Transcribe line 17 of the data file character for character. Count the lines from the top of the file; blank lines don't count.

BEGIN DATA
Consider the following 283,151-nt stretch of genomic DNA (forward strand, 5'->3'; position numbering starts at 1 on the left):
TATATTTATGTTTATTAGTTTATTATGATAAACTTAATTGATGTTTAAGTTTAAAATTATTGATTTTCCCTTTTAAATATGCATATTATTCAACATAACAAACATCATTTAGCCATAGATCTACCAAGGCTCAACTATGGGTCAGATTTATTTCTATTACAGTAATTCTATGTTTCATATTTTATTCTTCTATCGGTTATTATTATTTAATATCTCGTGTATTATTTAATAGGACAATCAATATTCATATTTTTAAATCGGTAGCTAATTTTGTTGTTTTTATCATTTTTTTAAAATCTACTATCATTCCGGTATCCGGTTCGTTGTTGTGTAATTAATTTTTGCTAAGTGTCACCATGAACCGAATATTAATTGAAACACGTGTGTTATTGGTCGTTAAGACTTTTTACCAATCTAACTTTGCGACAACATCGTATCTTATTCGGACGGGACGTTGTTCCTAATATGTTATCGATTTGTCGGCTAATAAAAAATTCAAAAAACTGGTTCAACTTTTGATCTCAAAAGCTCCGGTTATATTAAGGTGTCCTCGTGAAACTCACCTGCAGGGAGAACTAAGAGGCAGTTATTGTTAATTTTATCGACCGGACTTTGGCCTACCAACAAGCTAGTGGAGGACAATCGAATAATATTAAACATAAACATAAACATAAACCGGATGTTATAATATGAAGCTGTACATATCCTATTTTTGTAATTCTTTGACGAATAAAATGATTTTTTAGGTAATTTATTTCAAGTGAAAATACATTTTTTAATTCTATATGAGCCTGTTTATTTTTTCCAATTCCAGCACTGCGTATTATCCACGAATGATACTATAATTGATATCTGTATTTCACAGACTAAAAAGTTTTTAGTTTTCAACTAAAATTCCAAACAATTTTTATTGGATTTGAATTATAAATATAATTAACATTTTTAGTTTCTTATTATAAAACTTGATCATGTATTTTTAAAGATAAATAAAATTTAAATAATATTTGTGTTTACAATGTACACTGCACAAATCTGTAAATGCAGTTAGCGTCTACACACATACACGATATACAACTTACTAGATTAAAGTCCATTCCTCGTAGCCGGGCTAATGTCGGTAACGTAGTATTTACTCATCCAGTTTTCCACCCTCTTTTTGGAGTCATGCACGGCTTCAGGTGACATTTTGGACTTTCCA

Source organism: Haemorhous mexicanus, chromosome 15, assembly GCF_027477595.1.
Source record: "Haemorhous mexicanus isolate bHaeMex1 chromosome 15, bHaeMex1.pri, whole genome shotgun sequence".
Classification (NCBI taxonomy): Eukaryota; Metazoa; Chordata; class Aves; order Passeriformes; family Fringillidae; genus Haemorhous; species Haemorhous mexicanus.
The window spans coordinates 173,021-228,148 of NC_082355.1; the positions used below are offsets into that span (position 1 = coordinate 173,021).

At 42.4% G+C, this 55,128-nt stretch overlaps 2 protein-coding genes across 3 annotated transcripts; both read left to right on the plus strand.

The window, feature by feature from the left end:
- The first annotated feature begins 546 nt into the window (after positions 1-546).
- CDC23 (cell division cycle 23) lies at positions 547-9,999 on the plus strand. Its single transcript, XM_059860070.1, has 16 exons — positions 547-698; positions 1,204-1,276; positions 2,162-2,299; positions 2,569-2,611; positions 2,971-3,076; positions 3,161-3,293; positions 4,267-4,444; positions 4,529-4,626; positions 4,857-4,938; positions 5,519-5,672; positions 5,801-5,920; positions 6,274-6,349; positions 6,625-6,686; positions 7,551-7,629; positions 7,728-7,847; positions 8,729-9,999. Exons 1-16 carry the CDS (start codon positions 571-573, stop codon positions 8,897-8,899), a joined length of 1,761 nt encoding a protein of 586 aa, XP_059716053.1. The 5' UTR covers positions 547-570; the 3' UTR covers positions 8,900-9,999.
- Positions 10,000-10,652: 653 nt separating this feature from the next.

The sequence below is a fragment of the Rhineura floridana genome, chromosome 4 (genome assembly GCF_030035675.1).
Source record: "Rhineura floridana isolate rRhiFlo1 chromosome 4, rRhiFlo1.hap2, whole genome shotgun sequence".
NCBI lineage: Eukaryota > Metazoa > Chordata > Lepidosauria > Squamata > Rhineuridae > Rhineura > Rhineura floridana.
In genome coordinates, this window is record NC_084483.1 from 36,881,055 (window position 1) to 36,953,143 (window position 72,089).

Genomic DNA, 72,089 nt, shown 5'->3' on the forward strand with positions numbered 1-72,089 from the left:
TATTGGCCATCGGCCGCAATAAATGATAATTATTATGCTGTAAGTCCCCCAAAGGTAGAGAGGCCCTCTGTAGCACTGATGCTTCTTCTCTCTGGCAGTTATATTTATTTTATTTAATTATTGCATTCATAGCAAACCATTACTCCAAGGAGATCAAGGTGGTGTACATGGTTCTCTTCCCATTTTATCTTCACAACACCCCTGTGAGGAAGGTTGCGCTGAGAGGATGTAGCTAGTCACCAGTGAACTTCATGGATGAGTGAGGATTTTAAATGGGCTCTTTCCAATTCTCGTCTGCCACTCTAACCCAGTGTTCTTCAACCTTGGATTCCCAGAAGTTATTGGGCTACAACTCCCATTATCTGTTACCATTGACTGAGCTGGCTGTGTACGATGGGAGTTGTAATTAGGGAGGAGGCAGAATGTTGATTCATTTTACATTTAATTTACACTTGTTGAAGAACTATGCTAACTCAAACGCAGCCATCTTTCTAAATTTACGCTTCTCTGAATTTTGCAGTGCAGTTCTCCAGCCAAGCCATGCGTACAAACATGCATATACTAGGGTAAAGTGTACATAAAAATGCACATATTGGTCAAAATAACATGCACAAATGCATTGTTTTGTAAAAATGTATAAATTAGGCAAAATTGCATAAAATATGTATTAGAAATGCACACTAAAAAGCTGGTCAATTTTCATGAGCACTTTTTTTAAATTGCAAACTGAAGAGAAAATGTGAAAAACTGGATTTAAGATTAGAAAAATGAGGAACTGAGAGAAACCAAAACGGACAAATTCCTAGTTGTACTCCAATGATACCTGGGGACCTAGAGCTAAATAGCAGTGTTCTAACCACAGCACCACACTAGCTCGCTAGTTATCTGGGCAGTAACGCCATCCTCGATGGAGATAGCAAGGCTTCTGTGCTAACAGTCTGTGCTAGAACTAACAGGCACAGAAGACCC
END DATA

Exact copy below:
TATTGGCCATCGGCCGCAATAAATGATAATTATTATGCTGTAAGTCCCCCAAAGGTAGAGAGGCCCTCTGTAGCACTGATGCTTCTTCTCTCTGGCAGTTATATTTATTTTATTTAATTATTGCATTCATAGCAAACCATTACTCCAAGGAGATCAAGGTGGTGTACATGGTTCTCTTCCCATTTTATCTTCACAACACCCCTGTGAGGAAGGTTGCGCTGAGAGGATGTAGCTAGTCACCAGTGAACTTCATGGATGAGTGAGGATTTTAAATGGGCTCTTTCCAATTCTCGTCTGCCACTCTAACCCAGTGTTCTTCAACCTTGGATTCCCAGAAGTTATTGGGCTACAACTCCCATTATCTGTTACCATTGACTGAGCTGGCTGTGTACGATGGGAGTTGTAATTAGGGAGGAGGCAGAATGTTGATTCATTTTACATTTAATTTACACTTGTTGAAGAACTATGCTAACTCAAACGCAGCCATCTTTCTAAATTTACGCTTCTCTGAATTTTGCAGTGCAGTTCTCCAGCCAAGCCATGCGTACAAACATGCATATACTAGGGTAAAGTGTACATAAAAATGCACATATTGGTCAAAATAACATGCACAAATGCATTGTTTTGTAAAAATGTATAAATTAGGCAAAATTGCATAAAATATGTATTAGAAATGCACACTAAAAAGCTGGTCAATTTTCATGAGCACTTTTTTTAAATTGCAAACTGAAGAGAAAATGTGAAAAACTGGATTTAAGATTAGAAAAATGAGGAACTGAGAGAAACCAAAACGGACAAATTCCTAGTTGTACTCCAATGATACCTGGGGACCTAGAGCTAAATAGCAGTGTTCTAACCACAGCACCACACTAGCTCGCTAGTTATCTGGGCAGTAACGCCATCCTCGATGGAGATAGCAAGGCTTCTGTGCTAACAGTCTGTGCTAGAACTAACAGGCACAGAAGACCC